The Solution: Secure Cloud Faxing with eFax Corporate

Your educational institution can solve all of these challenges – maintaining the ability to exchange key documents by fax, improving your fax security and compliance, and making your staff’s fax workflows more efficient than ever – by migrating to the right digital cloud fax solution.

That solution is eFax Corporate, the world’s #1 cloud fax platform and the top choice for educational institutions.

The pioneer in cloud faxing technology, eFax has spent nearly 30 years helping small to enterprise-grade organizations in heavily regulated fields, including education, securely send and receive billions of pages of highly sensitive and personal documentation.

Bonus Benefit: eFax Can Lower Your Institution’s Faxing Costs

As we alluded to above, upgrading from a legacy fax infrastructure to the fully-outsourced cloud fax platform from eFax will help you significantly reduce your overall faxing costs.

By implementing eFax across your institution, you won’t need to maintain aging fax machines, on-prem fax servers, analog fax phone lines, or any physical fax hardware. You won’t even need to continue budgeting for toner or ink cartridges and fresh supplies of fax paper.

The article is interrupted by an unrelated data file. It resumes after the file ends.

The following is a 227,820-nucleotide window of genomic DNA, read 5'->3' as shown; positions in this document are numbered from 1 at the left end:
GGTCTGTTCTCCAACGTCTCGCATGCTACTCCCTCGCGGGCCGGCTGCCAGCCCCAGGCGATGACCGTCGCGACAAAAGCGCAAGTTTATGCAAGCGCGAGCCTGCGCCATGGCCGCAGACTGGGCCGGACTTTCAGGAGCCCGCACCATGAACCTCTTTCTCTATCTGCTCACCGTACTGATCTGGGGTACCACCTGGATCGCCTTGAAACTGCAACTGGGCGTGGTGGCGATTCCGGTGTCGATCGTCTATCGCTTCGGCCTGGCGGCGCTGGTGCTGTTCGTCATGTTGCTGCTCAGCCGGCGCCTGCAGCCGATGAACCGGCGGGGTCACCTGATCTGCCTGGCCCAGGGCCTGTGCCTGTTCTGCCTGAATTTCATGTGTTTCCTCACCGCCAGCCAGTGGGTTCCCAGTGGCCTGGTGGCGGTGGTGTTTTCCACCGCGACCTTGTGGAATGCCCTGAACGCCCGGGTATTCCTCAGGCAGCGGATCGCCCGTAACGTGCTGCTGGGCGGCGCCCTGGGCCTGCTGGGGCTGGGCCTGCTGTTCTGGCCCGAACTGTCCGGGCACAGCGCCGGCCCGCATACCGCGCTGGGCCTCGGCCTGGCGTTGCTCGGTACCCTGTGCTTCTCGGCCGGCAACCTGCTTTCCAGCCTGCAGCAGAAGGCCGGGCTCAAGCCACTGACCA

Your staff will be able to easily and securely fax documents online, by email, or even from a secure mobile app. No paper handling. No busy signals. No waiting by a fax machine. And no risk of FERPA violations.

Additionally, because eFax offers a pay-as-you-go model and lets you scale capacity up or down anytime, you’ll never again have the common challenges of either bandwidth constraints (because you’re holding off buying more in-house fax servers or fax phone lines) or paying for expensive hardware to ease those constraints and finding that the costly new machines are often sitting idle.

And here’s the truly good news: Deploying the fully outsourced eFax is so simple, and the interface is so user-friendly that you can migrate your organization onto the cloud fax platform, with minimal training needed for your staff.